In that respect, GFA is in a position to provide support in:
- Feasibility studies and project preparation
- Developing low-carbon sectorial strategies
- Impact assessments considering GHG emission reduction scenarios
- Promoting low-carbon farm practices in the agriculture and livestock industries
- Measures to decarbonize industrial sectors, including energy, chemical industry, cement and steel production, and the building sector
Cities & buildings
The construction sector is growing rapidly. It is estimated that 230 billion square meters of new infrastructure will be built worldwide over the next 40 years. This sector is a major source of pollution as it consumes 36% of global energy and produces 39% of carbon dioxide (CO2) emissions.
Mitigating climate change requires reducing GHG emissions. One way to do this is to decarbonize the built environment so hat emissions from existing buildings, new construction, and other infrastructure will be reduced and ultimately eliminated.
Mitigation strategies for climate change in buildings focus on promoting energy saving, using renewable energy, managing waste properly, integrating vegetation into building projects, and incorporating elements that facilitate non-motorized transport. GFA can support such activities and strategies through:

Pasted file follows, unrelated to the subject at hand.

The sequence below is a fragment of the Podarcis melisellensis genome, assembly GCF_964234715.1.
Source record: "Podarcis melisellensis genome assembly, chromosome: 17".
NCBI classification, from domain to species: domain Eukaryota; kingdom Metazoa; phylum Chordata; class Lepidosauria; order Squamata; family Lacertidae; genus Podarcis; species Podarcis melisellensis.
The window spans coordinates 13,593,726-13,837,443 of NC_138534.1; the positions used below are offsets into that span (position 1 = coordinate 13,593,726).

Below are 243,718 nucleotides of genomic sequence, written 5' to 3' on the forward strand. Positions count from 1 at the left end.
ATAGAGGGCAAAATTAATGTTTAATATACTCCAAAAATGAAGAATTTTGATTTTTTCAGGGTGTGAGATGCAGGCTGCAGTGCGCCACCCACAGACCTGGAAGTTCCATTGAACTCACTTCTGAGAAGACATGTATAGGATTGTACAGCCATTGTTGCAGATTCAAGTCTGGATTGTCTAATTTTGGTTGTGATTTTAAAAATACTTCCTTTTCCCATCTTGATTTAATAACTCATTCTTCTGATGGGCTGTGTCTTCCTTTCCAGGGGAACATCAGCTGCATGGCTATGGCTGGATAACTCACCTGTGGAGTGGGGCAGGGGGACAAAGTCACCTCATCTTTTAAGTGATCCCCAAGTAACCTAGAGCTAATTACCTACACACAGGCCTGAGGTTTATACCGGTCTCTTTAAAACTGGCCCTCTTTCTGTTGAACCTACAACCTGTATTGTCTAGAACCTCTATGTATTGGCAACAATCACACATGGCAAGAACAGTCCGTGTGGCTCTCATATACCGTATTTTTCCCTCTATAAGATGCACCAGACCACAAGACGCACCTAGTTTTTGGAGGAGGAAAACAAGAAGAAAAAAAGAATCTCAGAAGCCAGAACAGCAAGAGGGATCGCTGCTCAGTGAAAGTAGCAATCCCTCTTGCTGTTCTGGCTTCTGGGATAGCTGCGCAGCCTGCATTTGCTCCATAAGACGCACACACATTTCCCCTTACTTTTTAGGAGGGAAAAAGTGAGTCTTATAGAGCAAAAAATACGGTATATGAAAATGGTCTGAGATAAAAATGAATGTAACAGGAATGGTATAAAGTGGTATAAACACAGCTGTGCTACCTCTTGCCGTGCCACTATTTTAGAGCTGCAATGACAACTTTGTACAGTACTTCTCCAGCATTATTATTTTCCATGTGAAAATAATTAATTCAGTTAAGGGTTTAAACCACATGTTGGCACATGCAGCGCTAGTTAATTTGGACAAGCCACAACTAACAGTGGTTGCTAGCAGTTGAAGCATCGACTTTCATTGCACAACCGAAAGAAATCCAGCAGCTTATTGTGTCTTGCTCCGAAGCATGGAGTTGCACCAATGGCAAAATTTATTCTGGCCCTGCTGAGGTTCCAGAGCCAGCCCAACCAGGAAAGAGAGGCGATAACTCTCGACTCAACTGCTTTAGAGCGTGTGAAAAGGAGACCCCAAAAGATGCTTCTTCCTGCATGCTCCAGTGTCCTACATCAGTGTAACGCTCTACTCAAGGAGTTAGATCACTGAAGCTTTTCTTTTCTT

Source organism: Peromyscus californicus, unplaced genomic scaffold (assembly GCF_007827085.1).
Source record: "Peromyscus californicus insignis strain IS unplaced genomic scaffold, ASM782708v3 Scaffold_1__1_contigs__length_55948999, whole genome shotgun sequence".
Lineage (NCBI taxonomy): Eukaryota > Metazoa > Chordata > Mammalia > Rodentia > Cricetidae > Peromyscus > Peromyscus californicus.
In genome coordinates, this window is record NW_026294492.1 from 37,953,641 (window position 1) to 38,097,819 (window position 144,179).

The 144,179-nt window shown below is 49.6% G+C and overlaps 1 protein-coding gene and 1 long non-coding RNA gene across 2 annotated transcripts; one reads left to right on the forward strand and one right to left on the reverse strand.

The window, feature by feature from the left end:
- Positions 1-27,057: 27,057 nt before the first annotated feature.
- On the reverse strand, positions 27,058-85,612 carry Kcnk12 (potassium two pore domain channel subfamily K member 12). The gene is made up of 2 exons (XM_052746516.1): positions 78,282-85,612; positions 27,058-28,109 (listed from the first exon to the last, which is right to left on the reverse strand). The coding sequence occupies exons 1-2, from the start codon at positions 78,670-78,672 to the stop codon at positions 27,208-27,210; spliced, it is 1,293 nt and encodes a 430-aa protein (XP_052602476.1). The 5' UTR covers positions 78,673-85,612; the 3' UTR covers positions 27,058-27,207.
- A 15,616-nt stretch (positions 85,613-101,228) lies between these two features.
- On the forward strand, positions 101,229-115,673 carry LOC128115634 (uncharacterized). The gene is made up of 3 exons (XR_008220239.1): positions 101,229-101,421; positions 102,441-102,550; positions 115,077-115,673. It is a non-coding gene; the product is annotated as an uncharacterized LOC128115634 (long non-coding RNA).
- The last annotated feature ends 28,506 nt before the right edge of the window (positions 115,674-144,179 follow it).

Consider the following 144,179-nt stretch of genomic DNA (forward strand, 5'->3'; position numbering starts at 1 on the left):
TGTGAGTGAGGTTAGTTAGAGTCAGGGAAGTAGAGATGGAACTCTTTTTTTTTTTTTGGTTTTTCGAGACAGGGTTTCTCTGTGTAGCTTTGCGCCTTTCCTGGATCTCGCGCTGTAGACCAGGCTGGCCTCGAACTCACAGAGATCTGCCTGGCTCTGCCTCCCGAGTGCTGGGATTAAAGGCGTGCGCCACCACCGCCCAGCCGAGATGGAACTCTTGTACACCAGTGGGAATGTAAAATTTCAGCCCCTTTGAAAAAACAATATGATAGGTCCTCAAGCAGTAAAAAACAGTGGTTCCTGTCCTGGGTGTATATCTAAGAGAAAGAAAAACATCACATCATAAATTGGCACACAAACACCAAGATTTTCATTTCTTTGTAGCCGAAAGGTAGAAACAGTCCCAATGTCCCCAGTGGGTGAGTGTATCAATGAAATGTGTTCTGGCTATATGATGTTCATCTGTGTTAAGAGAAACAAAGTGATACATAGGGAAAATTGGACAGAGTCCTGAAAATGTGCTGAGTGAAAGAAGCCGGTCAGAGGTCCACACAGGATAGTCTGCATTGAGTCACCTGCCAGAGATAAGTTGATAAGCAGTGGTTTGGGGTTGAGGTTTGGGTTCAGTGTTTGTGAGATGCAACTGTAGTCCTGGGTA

- Climate proofing and environmental impact assessments development
- Capacity building for renewable energy and energy efficiency investments in cities
- Institutional and financial feasibility studies
- Pilot projects regarding the transition to low-carbon energy grids
- Measures to decarbonize the building sector
Carbon sequestration involves the storage of carbon dioxide to prevent its entry into the atmosphere. Plant-rich landscapes such as forests, grasslands, and rangelands capture approximately 25% of global carbon emissions. In that regard, forests play a vital role in mitigating climate change as they capture CO2 and store it in their biomass and soils.
Additionally, preventing deforestation helps maintain the stored carbon within the forests. This avoids CO2 release back into the atmosphere, which would contribute to climate change. Apart from carbon sequestration, forests offer numerous other advantages, including the reduction of air pollution, water storage, and biodiversity protection, all of which GFA can assist by means of: